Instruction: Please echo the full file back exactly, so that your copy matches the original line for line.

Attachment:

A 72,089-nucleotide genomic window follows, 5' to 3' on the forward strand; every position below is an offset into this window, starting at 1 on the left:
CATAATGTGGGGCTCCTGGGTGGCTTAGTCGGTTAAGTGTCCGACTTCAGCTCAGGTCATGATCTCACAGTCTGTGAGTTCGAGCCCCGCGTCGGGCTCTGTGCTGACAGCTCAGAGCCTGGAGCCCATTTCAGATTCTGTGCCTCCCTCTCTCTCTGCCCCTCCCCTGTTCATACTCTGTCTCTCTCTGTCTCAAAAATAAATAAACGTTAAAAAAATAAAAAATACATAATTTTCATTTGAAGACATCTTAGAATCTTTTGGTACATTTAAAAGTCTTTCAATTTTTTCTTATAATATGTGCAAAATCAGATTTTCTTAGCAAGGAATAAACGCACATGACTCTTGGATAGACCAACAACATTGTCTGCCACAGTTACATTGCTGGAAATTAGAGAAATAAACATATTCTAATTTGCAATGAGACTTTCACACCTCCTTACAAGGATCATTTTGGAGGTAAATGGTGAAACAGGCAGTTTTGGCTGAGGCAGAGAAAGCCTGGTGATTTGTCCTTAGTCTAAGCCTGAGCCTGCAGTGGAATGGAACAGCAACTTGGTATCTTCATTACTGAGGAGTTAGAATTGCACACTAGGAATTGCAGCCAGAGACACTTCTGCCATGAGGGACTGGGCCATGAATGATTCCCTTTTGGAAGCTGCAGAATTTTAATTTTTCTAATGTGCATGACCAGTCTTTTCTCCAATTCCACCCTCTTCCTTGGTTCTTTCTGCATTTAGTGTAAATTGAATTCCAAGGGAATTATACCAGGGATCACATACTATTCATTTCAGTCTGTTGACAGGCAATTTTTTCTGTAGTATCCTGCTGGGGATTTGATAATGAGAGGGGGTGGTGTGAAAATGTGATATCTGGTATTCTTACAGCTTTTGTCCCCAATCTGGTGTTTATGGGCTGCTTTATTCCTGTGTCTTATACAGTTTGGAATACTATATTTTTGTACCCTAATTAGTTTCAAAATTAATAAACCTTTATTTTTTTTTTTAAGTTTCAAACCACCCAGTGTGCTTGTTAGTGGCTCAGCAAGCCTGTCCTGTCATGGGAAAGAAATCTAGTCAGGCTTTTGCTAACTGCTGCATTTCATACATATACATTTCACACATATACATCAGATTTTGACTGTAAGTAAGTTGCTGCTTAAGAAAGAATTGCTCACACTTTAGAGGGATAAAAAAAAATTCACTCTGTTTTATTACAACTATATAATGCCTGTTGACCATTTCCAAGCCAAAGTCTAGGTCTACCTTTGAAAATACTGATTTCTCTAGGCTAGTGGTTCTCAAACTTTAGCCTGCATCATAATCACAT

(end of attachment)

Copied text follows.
A 72,089-nucleotide genomic window follows, 5' to 3' on the forward strand; every position below is an offset into this window, starting at 1 on the left:
CATAATGTGGGGCTCCTGGGTGGCTTAGTCGGTTAAGTGTCCGACTTCAGCTCAGGTCATGATCTCACAGTCTGTGAGTTCGAGCCCCGCGTCGGGCTCTGTGCTGACAGCTCAGAGCCTGGAGCCCATTTCAGATTCTGTGCCTCCCTCTCTCTCTGCCCCTCCCCTGTTCATACTCTGTCTCTCTCTGTCTCAAAAATAAATAAACGTTAAAAAAATAAAAAATACATAATTTTCATTTGAAGACATCTTAGAATCTTTTGGTACATTTAAAAGTCTTTCAATTTTTTCTTATAATATGTGCAAAATCAGATTTTCTTAGCAAGGAATAAACGCACATGACTCTTGGATAGACCAACAACATTGTCTGCCACAGTTACATTGCTGGAAATTAGAGAAATAAACATATTCTAATTTGCAATGAGACTTTCACACCTCCTTACAAGGATCATTTTGGAGGTAAATGGTGAAACAGGCAGTTTTGGCTGAGGCAGAGAAAGCCTGGTGATTTGTCCTTAGTCTAAGCCTGAGCCTGCAGTGGAATGGAACAGCAACTTGGTATCTTCATTACTGAGGAGTTAGAATTGCACACTAGGAATTGCAGCCAGAGACACTTCTGCCATGAGGGACTGGGCCATGAATGATTCCCTTTTGGAAGCTGCAGAATTTTAATTTTTCTAATGTGCATGACCAGTCTTTTCTCCAATTCCACCCTCTTCCTTGGTTCTTTCTGCATTTAGTGTAAATTGAATTCCAAGGGAATTATACCAGGGATCACATACTATTCATTTCAGTCTGTTGACAGGCAATTTTTTCTGTAGTATCCTGCTGGGGATTTGATAATGAGAGGGGGTGGTGTGAAAATGTGATATCTGGTATTCTTACAGCTTTTGTCCCCAATCTGGTGTTTATGGGCTGCTTTATTCCTGTGTCTTATACAGTTTGGAATACTATATTTTTGTACCCTAATTAGTTTCAAAATTAATAAACCTTTATTTTTTTTTTTAAGTTTCAAACCACCCAGTGTGCTTGTTAGTGGCTCAGCAAGCCTGTCCTGTCATGGGAAAGAAATCTAGTCAGGCTTTTGCTAACTGCTGCATTTCATACATATACATTTCACACATATACATCAGATTTTGACTGTAAGTAAGTTGCTGCTTAAGAAAGAATTGCTCACACTTTAGAGGGATAAAAAAAAATTCACTCTGTTTTATTACAACTATATAATGCCTGTTGACCATTTCCAAGCCAAAGTCTAGGTCTACCTTTGAAAATACTGATTTCTCTAGGCTAGTGGTTCTCAAACTTTAGCCTGCATCATAATCACAT